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Aug 08, 2009, 02:38 PM
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Any tips for my first flight with a mid-wing plane?


I've been flying a high wing trainer for some time and I want to transition to a mid-wing plane. I have a Great Planes Easy Sport 40 that has a Fox .40 engine. This is the ARF version which has a semi-symmetrical wing. When flying the high wing trainer, I never use the rudder except for nose wheel steering on the ground.

Is there anything important that I need to know before starting to fly this type of plane? All info or suggestions will be appreciated.

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Aug 08, 2009, 03:30 PM
Registered User
I don't think you'll notice a massive difference to be honest, but be aware of the following;

- Stability

Model is likely to be less auto stable, and so will need you to "fly" it a little more. As an example, when entering a bank angle, the model will probably hold that bank angle until you tell it to do something different. In some ways, this actually makes flying easier, as you are not "fighting" the inherant stability to the same extent.

- Agility

I would expect a snappier control response, but not a big enough difference to really worry you, but do start using the rudder, there's no point paying to have a servo in there, if you're not going to use it, it comes in handy for stall turns, flat turns and keeping loops and the like on track, as well as cross wind landings and such.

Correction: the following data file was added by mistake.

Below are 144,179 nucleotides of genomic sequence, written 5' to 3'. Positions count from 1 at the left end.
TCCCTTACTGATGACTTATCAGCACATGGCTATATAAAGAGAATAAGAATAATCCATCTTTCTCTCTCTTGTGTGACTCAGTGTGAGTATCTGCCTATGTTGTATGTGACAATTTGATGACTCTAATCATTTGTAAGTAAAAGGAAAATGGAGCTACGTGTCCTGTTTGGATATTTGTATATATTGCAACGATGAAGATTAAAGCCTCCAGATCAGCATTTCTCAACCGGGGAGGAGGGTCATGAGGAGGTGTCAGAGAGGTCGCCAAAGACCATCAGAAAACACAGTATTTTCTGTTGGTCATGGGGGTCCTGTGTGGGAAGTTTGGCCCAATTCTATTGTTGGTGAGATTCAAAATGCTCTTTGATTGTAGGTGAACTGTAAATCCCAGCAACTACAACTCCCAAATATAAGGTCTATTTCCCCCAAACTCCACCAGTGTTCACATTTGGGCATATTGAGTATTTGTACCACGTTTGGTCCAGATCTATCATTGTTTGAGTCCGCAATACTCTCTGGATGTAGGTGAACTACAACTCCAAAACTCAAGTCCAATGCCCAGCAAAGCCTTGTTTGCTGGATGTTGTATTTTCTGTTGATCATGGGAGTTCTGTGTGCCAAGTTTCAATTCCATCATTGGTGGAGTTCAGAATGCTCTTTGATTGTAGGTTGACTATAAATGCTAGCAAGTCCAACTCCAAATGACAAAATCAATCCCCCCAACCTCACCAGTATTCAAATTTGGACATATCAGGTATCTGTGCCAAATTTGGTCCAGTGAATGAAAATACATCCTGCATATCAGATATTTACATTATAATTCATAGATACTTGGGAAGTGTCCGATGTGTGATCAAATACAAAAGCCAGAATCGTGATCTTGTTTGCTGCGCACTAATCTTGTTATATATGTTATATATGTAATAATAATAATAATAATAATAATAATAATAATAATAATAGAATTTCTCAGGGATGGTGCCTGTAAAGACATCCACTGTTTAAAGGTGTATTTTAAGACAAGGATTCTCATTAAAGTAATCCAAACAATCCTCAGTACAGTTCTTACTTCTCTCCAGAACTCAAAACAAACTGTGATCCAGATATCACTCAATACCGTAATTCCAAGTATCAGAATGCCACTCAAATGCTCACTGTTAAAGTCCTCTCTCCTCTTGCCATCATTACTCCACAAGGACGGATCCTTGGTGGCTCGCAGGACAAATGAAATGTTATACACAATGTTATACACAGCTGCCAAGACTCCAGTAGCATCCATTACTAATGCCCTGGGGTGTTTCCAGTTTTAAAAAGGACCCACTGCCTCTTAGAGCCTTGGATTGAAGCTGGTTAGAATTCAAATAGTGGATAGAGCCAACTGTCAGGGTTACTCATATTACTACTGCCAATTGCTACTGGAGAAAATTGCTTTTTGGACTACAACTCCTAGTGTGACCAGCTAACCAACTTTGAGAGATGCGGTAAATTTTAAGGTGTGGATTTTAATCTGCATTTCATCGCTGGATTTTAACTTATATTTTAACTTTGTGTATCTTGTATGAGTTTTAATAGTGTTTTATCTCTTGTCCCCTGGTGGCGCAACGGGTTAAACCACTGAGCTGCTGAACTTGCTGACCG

- Pitch stability and lift

If your previous trainer had a flat bottom section, then it would possibly have had more incidence and a more forward CG, making it more stable in pitch. In practical terms, what this amounts to is that on a trainer, put into a shallow dive, it will usually pull itself out. Less camber, and a more rearward CG reduces that characteristic, so bear that in mind when landing and taking off, where a trainer would probably take off by itself, the Easy Sport might not, so be aware of that.

Other than that, I personally think models like the Easy Sport are actually better trainers than many models designed for the job, they are easier to fly IMHO, but you have the scope to increase the control movements and get into some basic aerobatics.

Have fun, it'll be just fine, as will you!
Aug 09, 2009, 12:16 AM
In Massive Debt
Good Luck, as mentioned, shouldnt be too difficult for you, should just be slightly more responsive, the easy sports are great!
Aug 09, 2009, 06:08 PM
Bombs away! Err...landing
Ira NZ's Avatar
There's going to be, by my calculations, exactly 1.4% of the difference in flight characteristics of the two planes will be due to the wing being 3-4" lower.
Aug 18, 2009, 02:16 AM
Originally Posted by Ira NZ
There's going to be, by my calculations, exactly 1.4% of the difference in flight characteristics of the two planes will be due to the wing being 3-4" lower.
You must have forgot to subdivide the trexler enumerator by the periodic constant. I came up with 1.5% difference. Please do your calculation again and post your answer. We certainly don't want any misleading information to be gleaned from the avionic discussions on this informational diatribunal.
Aug 18, 2009, 07:59 AM
Closed Account
Given how you have described your abilities, my only suggestion would be to have your instructor take it up, trim it out and let you try it out. I won't recommend that you fly it yourself, unless you are confident of your abilities. The fact that you asked this question means you are not confident and that is O.K. If your instructor feels your ready, then go ahead. Asking the question here, where no one knows your capibilities, is almost a fruitless endeavor!